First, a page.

However, today, Poland has become a focal point for Western military aid to neighboring Ukraine and has been an equally central topic of discussion in the context of concerns about that conflict spilling over. The Russian government has made vague threats in the past indicating that it could target aid bound for Ukraine in third-party countries. Last year, two Polish nationals were killed by an errant surface-to-air missile that had been fired in response to a Russian missile barrage targeting areas of western Ukraine.
Back in 2010, it was already reported that the Polish government was most interested in hosting U.S. missile defense assets to counter potential threats from Russia and that U.S. officials had attempted to address this indirectly with assurances that the Aegis Ashore system could be potentially be employed against other “hypothetical” threats.
From the very beginning, Russian officials have lambasted the establishment of Aegis Ashore sites in Poland and Romania, as well as other U.S. and European missile defense developments, as threatening their national security interests. Aegis Ashore is, of course, not designed to defeat a large-scale ballistic missile barrage from a potential near-peer adversary like Russia, and it is not capable of doing so, even theoretically.
Some Iranian proxy groups, particularly the Houthis in Yemen, are also significantly extending their capacity to launch ballistic missile strikes, as well as ones involving cruise missiles and drones, well away from their main operating areas. The Houthis have been launching ballistic missiles, as well as other long-range weapons, at Israel in recent weeks in response to that country’s ongoing military operations in the Gaza Strip. This, in turn, has highlighted the value of Israel’s ballistic missile defenses, which are also focused on defending against smaller-scale strikes and are now being employed routinely.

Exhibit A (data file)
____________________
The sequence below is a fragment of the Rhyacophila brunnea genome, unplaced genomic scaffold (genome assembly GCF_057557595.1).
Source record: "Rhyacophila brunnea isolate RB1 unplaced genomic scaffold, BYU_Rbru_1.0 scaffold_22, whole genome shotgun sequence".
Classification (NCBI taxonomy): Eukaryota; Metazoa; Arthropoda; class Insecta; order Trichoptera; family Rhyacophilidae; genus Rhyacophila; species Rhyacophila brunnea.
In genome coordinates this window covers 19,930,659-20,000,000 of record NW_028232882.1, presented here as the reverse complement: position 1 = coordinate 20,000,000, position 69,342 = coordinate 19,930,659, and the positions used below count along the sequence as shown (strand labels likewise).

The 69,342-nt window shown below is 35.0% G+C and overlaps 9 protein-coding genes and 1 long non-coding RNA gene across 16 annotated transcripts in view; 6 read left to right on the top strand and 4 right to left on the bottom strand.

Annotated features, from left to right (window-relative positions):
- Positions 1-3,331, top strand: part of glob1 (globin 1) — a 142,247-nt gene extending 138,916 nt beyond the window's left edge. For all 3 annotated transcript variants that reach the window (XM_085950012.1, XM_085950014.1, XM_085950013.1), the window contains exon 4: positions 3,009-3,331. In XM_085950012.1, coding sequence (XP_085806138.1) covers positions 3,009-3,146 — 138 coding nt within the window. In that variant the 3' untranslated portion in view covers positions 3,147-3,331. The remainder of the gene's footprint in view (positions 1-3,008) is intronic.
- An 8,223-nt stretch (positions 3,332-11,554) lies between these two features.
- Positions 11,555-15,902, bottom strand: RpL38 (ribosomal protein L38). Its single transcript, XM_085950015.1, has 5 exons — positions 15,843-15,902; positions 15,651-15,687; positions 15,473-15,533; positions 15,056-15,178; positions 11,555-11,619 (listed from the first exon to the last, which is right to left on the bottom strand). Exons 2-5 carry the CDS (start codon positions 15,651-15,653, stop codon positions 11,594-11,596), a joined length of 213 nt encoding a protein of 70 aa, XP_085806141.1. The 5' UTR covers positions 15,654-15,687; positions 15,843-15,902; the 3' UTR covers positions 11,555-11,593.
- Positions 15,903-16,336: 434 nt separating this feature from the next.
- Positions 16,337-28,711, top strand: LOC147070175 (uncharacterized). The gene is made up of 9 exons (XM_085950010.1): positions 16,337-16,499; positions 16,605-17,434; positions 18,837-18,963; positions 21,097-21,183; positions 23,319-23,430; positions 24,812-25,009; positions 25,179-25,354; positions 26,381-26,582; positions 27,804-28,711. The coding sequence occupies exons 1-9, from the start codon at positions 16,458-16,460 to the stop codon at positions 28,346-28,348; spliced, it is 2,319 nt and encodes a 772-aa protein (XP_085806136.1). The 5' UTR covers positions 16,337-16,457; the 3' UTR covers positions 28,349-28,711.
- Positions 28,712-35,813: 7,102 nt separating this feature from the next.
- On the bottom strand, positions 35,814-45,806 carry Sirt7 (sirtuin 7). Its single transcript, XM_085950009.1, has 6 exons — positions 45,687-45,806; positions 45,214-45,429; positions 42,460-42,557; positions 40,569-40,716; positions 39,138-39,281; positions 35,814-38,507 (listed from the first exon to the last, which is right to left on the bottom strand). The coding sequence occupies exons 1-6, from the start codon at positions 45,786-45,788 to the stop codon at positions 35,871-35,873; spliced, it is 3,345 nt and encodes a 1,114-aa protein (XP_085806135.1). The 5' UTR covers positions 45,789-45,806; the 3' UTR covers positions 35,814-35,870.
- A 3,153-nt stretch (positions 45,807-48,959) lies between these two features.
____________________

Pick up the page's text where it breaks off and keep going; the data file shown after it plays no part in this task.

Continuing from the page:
The U.S. military itself is looking to expand its missile defenses, against ballistic and cruise missile threats, at home and abroad, including with an eye toward helping defend critical sites in the Pacific against potential Chinese strikes. The highly strategic U.S. Pacific island territory of Guam, in particular, is set to see a massive expansion of its air and missile defense capacity, which will include a new more distributed variation of the Aegis Ashore concept. You can read more about this here.
Concerns are already growing that the U.S. military’s timeline for establishing its new defenses on Guam may be too ambitious. American officials want at least some portion of the new Enhanced Integrated Air and Missile Defense (EIAMD) system for the island to be operational by 2026.
Whatever role it may now take on in the broader geopolitical context that exists today, Aegis Ashore Poland, more than a decade in the making, is now finally set to become operational.